speak about the classification and distribution of the Rails, 
but, owing to the lateness of the hour, this communication 
was postponed till the meeting in January. 

Mr. H. O. Forbes exhibited the osteological remains of 
several of the species of birds he had discovered in the 
Chatham Islands, lying 500 miles to the east of Banks Penin- 
sula, Xew Zealand. He pointed out that the species he had 
(' Nature,^ xlvi. p. 252j assigned to the genus Aphanapteryx, 

254 Bulletin of the British 

and named A. hatvkinsi (after his correspondent who had 
brought him the first fragments of its cranium) , he was now 
inclined to place in a new genus_, which he proposed (at the 
suggestion of Prof. A. Newton^ F.E-.S.) to call Diaphorapteryx 
(Sia^opo9=: different). Diapho7'apteryx hawkinsi belonged to 
the Ocydromine group of the Rallidse, and was nearly related 
not only to Ocydromus itself, but even more closely to Aphan- 
apteryx of Mauritius. It appeared, indeed, to be nearer to 
Aphanapteryx than the latter genus was lo Erythromachus of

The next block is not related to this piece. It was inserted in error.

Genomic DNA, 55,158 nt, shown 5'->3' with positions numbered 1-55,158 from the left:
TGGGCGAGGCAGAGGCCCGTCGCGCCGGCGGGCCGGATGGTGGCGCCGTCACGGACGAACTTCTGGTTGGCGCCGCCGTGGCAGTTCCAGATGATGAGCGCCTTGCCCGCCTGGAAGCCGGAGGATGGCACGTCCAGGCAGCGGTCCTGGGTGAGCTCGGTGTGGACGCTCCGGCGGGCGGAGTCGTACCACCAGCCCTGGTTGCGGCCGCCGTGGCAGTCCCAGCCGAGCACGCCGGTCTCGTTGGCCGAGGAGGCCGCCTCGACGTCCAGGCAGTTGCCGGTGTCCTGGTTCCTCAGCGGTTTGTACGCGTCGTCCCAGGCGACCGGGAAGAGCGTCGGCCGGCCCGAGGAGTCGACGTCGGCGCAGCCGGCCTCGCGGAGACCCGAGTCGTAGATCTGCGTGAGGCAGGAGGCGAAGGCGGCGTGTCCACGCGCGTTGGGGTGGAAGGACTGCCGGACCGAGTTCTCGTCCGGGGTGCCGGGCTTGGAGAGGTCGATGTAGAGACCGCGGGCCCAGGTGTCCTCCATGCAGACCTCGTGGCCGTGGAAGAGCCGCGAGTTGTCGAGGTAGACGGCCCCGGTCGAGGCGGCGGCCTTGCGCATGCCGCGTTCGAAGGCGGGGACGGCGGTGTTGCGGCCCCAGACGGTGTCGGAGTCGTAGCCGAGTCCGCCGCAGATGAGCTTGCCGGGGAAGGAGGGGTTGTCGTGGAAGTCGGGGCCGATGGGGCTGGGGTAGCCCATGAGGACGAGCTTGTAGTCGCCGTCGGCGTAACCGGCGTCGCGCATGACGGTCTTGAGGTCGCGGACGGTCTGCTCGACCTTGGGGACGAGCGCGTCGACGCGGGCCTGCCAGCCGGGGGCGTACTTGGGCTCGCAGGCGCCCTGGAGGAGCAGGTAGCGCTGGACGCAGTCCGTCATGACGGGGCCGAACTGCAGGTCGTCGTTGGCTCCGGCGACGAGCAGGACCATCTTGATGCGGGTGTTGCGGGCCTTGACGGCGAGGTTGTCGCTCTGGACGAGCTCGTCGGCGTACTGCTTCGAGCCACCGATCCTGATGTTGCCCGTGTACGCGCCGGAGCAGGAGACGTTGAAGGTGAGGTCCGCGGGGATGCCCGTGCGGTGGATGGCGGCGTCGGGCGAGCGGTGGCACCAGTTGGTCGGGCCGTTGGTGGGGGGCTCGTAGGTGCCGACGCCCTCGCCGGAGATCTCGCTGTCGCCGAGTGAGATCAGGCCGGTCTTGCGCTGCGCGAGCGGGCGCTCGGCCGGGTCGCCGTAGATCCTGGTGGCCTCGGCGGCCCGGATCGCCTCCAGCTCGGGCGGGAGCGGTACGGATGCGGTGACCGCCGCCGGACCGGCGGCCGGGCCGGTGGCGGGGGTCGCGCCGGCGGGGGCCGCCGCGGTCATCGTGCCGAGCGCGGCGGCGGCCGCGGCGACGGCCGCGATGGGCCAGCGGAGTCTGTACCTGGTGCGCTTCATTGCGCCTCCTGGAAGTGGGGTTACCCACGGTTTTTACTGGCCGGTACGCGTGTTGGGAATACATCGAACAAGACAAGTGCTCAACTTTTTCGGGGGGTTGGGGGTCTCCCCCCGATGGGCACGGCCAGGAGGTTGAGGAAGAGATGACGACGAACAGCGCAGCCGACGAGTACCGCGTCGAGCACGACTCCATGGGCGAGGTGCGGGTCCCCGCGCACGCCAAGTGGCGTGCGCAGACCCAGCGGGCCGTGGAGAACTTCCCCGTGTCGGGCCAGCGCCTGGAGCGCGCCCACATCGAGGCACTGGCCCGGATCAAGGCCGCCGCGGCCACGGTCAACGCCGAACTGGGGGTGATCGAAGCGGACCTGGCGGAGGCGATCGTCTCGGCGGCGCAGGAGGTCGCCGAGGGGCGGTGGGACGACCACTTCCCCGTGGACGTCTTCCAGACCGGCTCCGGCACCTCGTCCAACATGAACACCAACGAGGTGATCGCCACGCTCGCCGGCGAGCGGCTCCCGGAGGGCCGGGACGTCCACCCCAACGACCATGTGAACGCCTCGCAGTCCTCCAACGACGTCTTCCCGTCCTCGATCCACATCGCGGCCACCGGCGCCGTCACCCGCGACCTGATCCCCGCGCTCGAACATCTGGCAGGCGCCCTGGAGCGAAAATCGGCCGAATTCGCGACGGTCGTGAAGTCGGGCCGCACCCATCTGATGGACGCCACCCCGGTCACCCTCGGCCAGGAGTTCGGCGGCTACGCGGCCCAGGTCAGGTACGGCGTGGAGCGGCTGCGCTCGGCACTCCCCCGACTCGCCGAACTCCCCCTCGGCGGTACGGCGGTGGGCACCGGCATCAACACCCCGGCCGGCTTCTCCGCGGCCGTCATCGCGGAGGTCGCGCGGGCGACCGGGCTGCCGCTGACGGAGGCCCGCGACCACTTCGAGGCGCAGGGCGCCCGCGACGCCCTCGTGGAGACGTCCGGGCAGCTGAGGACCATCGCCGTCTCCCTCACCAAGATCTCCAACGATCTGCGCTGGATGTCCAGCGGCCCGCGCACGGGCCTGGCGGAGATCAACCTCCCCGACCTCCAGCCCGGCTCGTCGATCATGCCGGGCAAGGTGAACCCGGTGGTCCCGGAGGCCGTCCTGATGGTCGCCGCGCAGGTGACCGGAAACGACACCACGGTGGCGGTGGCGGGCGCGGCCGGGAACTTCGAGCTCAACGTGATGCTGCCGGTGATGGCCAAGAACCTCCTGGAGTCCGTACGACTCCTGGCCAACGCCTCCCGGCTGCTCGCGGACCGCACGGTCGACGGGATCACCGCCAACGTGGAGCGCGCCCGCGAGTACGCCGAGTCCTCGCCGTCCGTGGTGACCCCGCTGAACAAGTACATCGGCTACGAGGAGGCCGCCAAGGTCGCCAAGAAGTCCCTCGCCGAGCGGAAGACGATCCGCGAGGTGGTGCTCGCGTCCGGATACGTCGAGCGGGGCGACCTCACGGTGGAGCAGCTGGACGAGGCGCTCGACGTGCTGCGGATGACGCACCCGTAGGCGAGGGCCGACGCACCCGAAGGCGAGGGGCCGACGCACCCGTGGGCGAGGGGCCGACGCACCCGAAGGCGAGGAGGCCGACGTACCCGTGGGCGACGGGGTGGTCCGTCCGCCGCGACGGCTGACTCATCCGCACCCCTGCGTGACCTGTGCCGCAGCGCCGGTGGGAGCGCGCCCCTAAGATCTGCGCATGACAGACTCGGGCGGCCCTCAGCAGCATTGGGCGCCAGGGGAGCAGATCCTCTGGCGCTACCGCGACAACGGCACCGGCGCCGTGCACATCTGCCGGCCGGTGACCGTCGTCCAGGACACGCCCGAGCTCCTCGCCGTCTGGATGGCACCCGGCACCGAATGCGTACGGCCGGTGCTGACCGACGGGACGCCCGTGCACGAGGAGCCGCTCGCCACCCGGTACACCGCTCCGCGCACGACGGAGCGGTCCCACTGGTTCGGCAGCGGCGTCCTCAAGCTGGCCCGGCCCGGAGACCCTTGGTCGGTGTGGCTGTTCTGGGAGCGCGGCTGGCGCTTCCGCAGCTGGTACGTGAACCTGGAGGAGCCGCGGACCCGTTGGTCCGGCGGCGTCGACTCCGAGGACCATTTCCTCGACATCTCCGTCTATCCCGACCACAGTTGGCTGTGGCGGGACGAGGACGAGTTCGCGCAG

Erythromachus differed from Diaphorapteryx and Aphan- 
apteryx in the greater length of its nasal aperture, which was 
less than one third of the length of the beak inDiaphorajAeryx. 
The latter also differed from both these genera and from 
Ocydromus in the large protuberances on the basi-temporal 
region of the skull ; and from Ocydromus in its widely sepa- 
rated palatine bones, which, as they did not meet posteriorly 
in the middle line, disclosed the whole of the post-vomerine 
parasphenoidal rostrum as seen from the palatal surface. It 
had a strong, thick, short tarso-metatarsus, shorter than the 
metatarsus as figured by M. Milne-Edwards in his ' Oiseaux 
Possiles de France.^ The beak was highly arched — as in 
Aphanapteryx and Erythromachus, — and was longer than 
the tarso-metatarsus. 

Palceocorax moriorum. — This species of the Corvidse, 
established on the wing- and limb-bones, had been originally 
placed in the genus Corvus {cf. ' Nature,^ xlvi. p. 252), as